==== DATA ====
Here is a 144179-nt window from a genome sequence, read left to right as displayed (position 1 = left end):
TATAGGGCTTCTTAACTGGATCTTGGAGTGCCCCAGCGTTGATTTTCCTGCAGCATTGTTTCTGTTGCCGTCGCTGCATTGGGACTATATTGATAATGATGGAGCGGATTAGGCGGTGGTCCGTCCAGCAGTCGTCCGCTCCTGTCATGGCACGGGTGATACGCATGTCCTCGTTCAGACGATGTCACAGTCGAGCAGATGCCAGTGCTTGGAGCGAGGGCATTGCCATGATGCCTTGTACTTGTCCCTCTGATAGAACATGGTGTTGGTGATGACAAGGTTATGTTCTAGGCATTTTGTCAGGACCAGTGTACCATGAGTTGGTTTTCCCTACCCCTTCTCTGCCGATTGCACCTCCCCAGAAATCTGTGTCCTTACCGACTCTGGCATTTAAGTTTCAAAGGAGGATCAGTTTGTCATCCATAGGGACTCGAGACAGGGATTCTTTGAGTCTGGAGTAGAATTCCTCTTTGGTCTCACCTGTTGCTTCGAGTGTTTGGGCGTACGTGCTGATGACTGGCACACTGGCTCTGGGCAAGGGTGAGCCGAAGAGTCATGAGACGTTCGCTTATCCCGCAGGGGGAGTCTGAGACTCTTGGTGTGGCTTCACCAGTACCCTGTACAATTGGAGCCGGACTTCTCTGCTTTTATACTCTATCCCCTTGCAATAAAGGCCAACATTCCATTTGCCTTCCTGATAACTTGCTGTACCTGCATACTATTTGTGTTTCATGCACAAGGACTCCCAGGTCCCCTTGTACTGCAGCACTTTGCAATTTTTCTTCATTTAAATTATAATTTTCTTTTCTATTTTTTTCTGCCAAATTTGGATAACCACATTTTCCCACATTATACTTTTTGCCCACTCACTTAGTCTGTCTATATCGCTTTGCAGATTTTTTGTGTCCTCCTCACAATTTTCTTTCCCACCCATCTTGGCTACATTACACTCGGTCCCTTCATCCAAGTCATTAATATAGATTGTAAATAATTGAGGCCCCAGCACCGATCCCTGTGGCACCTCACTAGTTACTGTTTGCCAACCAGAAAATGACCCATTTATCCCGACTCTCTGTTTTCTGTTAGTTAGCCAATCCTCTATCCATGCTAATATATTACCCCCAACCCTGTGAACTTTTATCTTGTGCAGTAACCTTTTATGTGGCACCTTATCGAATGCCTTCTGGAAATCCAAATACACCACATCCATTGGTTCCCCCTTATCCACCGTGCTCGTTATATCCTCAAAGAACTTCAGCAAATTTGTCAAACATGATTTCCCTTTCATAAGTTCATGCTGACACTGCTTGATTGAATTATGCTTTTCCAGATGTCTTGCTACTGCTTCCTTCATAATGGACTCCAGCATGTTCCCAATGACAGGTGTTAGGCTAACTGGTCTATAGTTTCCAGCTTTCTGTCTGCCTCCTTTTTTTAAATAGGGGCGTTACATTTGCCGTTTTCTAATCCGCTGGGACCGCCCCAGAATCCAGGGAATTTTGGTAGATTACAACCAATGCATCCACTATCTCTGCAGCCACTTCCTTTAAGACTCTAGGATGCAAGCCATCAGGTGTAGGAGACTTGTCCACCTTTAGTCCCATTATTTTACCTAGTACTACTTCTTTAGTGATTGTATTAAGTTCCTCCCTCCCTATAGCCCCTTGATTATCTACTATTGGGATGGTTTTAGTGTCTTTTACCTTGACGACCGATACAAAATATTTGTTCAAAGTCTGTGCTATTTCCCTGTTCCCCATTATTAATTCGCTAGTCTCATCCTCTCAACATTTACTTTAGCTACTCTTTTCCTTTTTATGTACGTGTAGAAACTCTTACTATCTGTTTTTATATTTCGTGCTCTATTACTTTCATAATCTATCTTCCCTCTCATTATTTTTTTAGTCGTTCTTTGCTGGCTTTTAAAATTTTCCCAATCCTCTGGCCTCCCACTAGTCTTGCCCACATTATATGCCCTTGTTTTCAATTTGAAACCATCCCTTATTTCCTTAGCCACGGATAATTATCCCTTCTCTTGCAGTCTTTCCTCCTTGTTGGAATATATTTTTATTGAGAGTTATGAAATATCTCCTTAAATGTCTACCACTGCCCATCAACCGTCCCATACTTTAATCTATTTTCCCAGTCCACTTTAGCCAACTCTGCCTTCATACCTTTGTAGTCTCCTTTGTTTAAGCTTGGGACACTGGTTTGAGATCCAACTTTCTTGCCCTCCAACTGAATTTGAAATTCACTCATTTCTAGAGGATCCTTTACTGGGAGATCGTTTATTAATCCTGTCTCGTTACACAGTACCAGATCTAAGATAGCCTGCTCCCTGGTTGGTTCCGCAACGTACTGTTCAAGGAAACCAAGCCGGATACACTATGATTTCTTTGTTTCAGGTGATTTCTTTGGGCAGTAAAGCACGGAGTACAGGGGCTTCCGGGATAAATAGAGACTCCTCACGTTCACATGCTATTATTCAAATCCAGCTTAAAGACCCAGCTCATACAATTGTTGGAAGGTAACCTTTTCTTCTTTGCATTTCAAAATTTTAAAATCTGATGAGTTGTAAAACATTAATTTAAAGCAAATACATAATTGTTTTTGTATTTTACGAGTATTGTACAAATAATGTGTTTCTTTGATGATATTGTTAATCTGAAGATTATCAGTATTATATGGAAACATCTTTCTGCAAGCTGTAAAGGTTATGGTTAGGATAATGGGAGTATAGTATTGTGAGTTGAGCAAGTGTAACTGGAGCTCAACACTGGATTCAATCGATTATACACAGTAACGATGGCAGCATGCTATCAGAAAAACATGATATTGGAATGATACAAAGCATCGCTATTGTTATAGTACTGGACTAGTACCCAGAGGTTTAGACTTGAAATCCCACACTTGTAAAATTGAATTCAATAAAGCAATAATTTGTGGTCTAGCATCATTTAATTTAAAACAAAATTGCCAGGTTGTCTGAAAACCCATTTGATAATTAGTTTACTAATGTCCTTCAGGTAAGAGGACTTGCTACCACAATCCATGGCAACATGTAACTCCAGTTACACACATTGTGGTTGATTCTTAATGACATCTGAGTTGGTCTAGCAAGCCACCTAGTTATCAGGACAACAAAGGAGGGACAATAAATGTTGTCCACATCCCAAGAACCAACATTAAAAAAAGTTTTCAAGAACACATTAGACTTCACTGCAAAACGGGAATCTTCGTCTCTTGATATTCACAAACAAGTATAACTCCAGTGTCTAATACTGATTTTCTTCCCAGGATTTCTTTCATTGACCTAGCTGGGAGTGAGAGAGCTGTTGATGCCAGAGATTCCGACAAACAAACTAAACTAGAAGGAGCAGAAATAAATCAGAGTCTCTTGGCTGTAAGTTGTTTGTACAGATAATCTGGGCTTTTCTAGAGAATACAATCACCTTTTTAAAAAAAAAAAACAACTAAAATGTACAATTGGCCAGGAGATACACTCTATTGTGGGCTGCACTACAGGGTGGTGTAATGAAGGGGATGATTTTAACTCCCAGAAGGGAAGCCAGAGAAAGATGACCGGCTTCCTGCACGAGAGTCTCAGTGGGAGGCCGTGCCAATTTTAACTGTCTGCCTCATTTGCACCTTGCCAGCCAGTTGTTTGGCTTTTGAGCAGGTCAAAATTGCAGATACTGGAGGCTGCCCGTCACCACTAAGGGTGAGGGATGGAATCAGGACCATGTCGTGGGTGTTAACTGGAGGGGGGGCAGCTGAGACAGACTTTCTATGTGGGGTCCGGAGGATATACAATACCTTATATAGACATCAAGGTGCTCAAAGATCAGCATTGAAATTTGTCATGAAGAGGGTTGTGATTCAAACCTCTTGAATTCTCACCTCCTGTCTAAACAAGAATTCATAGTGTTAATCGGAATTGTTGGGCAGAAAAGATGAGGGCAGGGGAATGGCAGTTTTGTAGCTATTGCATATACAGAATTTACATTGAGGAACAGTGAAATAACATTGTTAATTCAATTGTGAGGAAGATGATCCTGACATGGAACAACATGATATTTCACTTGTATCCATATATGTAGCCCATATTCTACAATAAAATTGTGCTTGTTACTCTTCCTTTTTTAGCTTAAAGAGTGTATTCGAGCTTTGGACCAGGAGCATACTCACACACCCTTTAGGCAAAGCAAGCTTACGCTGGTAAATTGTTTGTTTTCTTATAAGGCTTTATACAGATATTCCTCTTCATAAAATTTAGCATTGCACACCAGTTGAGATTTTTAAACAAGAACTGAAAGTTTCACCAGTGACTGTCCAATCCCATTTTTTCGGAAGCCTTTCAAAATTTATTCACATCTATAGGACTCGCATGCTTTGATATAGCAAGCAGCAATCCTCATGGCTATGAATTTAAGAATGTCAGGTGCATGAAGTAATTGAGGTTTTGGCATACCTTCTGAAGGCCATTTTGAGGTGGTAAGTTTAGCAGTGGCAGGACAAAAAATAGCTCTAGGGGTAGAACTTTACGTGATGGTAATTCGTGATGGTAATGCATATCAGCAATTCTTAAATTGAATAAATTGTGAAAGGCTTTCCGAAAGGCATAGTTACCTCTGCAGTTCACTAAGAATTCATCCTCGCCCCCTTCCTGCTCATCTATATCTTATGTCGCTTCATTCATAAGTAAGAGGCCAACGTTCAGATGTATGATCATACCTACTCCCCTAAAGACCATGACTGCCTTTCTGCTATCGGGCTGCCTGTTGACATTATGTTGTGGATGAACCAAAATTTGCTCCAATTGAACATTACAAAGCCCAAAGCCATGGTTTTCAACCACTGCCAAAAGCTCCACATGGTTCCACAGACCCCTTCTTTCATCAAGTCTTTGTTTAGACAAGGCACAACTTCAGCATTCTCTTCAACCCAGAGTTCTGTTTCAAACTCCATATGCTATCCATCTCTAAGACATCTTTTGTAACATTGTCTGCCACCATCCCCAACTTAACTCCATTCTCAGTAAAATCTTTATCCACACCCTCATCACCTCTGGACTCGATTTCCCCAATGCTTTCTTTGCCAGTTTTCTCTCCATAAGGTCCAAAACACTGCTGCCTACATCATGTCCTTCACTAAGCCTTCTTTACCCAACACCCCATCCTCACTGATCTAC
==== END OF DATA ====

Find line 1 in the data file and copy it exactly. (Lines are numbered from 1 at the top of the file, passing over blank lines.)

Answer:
Here is a 144179-nt window from a genome sequence, read left to right as displayed (position 1 = left end):